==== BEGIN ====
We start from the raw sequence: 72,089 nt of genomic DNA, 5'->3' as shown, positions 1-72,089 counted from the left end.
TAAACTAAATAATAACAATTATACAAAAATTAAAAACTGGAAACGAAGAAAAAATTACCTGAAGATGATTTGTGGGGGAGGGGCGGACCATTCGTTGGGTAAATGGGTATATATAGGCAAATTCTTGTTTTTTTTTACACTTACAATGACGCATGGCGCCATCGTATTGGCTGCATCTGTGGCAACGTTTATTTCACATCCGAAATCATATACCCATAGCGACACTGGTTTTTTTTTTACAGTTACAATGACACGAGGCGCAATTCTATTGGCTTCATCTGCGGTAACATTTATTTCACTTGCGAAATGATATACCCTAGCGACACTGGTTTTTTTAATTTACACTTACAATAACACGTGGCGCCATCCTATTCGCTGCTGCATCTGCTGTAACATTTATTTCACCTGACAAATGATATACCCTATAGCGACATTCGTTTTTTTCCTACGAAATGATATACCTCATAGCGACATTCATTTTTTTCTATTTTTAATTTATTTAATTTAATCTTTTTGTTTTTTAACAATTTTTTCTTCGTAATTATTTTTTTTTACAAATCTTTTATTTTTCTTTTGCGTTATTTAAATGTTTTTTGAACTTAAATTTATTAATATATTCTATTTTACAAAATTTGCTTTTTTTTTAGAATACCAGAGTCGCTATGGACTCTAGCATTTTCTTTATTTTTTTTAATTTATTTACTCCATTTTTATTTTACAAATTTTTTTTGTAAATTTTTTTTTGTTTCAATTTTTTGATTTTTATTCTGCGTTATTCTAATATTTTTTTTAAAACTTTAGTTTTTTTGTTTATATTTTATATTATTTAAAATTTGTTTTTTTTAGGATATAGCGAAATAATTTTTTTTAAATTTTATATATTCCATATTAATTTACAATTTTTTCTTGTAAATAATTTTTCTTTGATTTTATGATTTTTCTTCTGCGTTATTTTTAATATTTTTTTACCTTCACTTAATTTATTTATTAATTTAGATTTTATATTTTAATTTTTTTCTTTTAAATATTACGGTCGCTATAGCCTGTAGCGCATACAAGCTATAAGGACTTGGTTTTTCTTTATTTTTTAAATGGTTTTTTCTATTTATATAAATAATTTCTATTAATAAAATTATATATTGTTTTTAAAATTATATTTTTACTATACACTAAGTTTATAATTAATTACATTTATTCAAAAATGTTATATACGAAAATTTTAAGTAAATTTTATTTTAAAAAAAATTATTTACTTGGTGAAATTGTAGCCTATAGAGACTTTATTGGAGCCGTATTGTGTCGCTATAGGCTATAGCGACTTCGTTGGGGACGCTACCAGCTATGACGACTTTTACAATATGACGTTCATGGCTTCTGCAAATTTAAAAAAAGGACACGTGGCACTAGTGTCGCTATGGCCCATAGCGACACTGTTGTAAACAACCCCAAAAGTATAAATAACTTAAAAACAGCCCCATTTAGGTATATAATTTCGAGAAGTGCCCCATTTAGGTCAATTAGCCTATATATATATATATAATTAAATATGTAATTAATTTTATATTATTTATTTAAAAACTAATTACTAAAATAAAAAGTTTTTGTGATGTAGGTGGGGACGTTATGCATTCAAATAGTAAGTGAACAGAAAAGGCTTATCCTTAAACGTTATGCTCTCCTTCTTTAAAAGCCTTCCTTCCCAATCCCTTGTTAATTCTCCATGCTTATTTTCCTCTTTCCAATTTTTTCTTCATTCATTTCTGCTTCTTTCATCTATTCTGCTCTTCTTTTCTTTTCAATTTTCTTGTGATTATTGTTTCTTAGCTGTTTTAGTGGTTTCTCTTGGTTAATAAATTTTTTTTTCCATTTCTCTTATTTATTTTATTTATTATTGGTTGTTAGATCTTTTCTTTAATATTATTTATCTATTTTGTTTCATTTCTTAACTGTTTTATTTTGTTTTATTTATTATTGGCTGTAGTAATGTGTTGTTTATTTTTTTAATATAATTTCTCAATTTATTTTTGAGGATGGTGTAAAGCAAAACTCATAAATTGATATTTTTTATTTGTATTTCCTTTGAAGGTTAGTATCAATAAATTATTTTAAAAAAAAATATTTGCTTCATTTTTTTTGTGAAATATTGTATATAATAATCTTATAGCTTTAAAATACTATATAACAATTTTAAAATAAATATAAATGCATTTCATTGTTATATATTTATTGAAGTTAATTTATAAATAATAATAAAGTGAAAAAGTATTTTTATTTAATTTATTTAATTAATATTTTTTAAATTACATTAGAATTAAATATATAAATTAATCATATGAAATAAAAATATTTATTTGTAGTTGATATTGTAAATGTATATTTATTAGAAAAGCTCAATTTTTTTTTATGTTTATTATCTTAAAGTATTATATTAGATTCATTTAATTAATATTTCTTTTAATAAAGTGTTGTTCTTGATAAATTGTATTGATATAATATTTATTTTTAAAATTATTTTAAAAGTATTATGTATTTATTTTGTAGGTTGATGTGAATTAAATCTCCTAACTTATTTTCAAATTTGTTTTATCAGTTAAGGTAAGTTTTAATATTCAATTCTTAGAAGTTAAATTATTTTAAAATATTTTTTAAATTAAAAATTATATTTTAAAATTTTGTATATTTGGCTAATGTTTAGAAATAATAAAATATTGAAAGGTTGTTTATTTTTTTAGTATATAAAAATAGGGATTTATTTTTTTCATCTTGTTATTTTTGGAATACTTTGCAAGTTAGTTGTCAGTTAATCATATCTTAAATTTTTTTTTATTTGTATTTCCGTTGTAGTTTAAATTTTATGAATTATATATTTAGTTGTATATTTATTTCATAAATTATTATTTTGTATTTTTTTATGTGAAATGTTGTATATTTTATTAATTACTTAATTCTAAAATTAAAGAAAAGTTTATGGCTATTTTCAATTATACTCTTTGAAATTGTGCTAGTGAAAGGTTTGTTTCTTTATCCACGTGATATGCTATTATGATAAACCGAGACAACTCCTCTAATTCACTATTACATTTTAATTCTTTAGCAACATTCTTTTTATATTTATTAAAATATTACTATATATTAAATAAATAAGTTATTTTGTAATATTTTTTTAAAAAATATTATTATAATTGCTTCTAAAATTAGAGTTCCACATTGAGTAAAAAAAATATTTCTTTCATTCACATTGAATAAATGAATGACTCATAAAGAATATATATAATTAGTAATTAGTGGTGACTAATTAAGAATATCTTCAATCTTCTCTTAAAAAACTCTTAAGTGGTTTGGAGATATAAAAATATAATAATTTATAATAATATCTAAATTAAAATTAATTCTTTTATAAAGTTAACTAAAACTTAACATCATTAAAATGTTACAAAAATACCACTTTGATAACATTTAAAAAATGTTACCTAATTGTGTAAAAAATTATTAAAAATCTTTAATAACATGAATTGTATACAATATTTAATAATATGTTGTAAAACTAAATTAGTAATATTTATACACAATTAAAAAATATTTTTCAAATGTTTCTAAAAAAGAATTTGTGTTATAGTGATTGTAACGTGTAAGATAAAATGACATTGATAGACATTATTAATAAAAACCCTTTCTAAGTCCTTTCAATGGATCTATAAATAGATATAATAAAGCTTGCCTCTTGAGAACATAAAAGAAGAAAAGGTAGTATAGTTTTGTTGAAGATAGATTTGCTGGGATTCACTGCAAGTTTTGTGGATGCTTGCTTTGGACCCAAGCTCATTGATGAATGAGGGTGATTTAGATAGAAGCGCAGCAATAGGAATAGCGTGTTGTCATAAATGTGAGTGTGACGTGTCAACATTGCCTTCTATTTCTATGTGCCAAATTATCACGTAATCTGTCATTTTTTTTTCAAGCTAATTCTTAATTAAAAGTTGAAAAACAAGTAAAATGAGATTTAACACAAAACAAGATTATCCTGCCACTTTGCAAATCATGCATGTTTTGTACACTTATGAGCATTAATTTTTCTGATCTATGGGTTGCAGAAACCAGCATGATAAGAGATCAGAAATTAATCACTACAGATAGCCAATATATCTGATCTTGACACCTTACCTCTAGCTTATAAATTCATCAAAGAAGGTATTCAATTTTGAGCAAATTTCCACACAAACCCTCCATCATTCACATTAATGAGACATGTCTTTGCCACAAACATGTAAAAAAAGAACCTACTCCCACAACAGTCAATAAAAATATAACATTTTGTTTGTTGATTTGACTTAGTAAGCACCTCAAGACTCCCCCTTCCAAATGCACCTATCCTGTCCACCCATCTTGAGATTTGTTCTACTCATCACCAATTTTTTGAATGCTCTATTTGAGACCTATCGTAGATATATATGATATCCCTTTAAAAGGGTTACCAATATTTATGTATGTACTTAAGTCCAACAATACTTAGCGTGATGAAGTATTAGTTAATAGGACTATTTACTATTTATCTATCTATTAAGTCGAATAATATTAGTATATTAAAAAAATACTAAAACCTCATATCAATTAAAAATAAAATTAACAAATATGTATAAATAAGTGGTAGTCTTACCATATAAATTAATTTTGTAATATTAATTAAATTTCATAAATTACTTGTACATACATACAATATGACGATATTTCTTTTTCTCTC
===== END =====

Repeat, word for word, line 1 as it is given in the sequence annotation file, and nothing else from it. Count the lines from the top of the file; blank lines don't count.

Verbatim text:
We start from the raw sequence: 72,089 nt of genomic DNA, 5'->3' as shown, positions 1-72,089 counted from the left end.